Alternate indent proposal for python 3000


I was considering putting together a proposal for an alternate block
syntax for python, and I figured I'd post it here and see what the
general reactions are. I did some searching, and while I found a lot
of tab vs space debates, I didn't see anything like what I'm thinking
of, so forgive me if this is a very dead horse.

Generally speaking, I like the current block scheme just fine. I use
python on a daily basis for system administration and text parsing
tasks, and it works great for me.

From time to time, though, I find myself needing a language for server-
side includes in web pages. Because of the need to indent (and
terminate indents), python seems an awkward choice for this, and it's
easy for me to see why php and perl are more popular choices for this
kind of task. Perhaps this is just my perception though.

I feel that including some optional means to block code would be a big
step in getting wider adoption of the language in web development and
in general. I do understand though, that the current strict indenting
is part of the core of the language, so... thoughts
Posted On: Sunday 4th of November 2012 11:58:58 PM Total Views:  163
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A proposal for attribute lookup failures

Proposal: When an attribute lookup fails for an object, check the top-level (and local scope) for a corresponding function or attribute and apply it as the called attribute if found, drop through to the exception otherwise. This is just syntactic sugar. Example: a = [1,2,3] a.len() # -> fails, # -> finds len() in the top-level symbol table, # -> applies len(a) # -> 3 a.foobar() # -> fails, # -> no foobar() in scope, # -> raise NameError Benefits: - Uniform OO style. Top-levels can be hidden as attributes of data. Most of the top-level functions / constructors can be considered as attributes of the data; e.g., an int() representation of a string can be considered as _part_ of the semantics of the string (i.e., one _meaning_ of the string is an int representation); but doing it this way saves from storing the int (etc) data as part of the actual object. The trade-off is speed for space. - Ability to "add" attributes to built-in types (which is requested all the time!!) without having to sub-class a built-in type and initialize all instances as the sub-class. E.g., one can simply define flub() in the top-level (local) namespace, and then use "blah".flub() as if the built-in str class provided flub(). - Backwards compatible; one can use the top-level functions when deed. No change to existing code required. - Seemingly trivial to implement (though I don't know much C). On attribute lookup failure, simply iterate the symbol table looking for a match, otherwise raise the exception (like current implementation). Drawbacks: - Could hide the fact that an extra (On) lookup on the symbol table is necessary for attribute lookup failure. (Maybe there could be a switch/pragma to enable (or disable) the functionality) - As above, attribute lookup failure requires an extra lookup on the symbol table, when normally it would fall through directly to exception. - \t Disclaimer: I realize that very often what seems good to me, ends up being half- assed, backwards and generally bad. So I'd appreciate input on this proposition. Don't take it that I think the idea is wonderful and am trying to push it. I am just throwing it out there to see what may become of it.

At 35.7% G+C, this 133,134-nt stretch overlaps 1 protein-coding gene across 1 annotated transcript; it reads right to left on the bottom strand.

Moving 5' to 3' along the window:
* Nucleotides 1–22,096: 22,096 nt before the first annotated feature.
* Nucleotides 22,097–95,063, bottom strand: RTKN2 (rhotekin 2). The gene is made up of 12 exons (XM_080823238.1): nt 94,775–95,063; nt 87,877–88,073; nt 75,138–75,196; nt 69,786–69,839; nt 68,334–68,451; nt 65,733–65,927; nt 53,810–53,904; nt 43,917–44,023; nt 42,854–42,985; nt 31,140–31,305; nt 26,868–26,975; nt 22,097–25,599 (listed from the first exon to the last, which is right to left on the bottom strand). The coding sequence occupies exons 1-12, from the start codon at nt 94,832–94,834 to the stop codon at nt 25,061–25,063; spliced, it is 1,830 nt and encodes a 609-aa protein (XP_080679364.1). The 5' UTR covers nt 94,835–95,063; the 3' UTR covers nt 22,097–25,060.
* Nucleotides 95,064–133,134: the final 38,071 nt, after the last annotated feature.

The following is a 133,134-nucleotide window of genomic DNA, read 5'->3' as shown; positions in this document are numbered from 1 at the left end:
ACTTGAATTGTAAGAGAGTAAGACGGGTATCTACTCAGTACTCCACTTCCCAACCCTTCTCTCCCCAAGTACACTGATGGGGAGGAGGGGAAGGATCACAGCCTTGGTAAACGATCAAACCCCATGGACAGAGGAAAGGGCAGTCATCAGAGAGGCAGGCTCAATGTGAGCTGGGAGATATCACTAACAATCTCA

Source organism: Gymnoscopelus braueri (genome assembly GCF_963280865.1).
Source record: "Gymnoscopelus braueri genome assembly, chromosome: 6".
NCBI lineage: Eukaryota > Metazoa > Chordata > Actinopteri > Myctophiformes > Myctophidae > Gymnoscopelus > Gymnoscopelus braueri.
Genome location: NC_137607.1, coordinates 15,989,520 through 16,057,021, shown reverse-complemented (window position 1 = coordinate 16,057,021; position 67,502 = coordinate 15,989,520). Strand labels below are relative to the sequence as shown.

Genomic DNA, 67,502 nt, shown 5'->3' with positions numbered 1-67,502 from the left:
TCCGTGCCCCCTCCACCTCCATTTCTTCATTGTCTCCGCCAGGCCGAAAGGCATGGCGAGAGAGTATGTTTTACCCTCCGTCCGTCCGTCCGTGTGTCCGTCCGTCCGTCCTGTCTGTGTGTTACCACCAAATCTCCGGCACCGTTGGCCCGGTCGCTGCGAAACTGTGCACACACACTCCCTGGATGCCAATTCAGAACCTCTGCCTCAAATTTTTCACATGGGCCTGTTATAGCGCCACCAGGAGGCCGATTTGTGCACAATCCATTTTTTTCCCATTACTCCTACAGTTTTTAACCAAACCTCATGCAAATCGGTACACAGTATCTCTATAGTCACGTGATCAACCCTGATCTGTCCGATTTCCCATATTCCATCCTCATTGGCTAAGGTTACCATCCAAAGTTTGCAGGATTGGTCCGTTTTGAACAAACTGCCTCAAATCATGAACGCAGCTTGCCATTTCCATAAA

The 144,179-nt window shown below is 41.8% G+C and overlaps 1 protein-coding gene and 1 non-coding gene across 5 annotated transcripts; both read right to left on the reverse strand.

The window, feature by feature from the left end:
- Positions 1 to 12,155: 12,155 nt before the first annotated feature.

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Re: two files into an alternate list

Tim Chase wrote: >> i have a file : >> file 1: >> 1 >> 2 >> 3 >> 4 >> 5 >> 6 >> >> file2: >> a >> b >> c >> d >> e >> f >> how do i make the two files into list like this = >> [1,a,2,b,3,c,4,d,5,e,6,f] > > from itertools import cycle > def serialize(*sources): > while True: > for source in sources: > yield source.next() > def stripper(iterator): > for thing in iterator: > yield thing.strip() > for thing in serialize( > stripper(file('file1.txt')), > stripper(file('file2.txt')) > ): > print thing > > As a previous responder noted, there are a number of ways to > treat the edge cases when the lengths of the files don't match. > Since you left the condition underqualified, I chose to let it > expire when the first one gave out rather than try and deal with > the complications of such ambiguity. > > -tkc > Or maybe just : >>> r = [] >>> for a, b in map(None , (int(i.strip('\n')) for i in open('file1.txt')) , (i.strip('\n') for i in open('file2.txt'))) : r.append(a) r.append(b) >>> r [1, 'a', 2, 'b', 3, 'c', 4, 'd', 5, 'e', None, 'f']
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RE: sorteddict PEP proposal [started off as orderedict]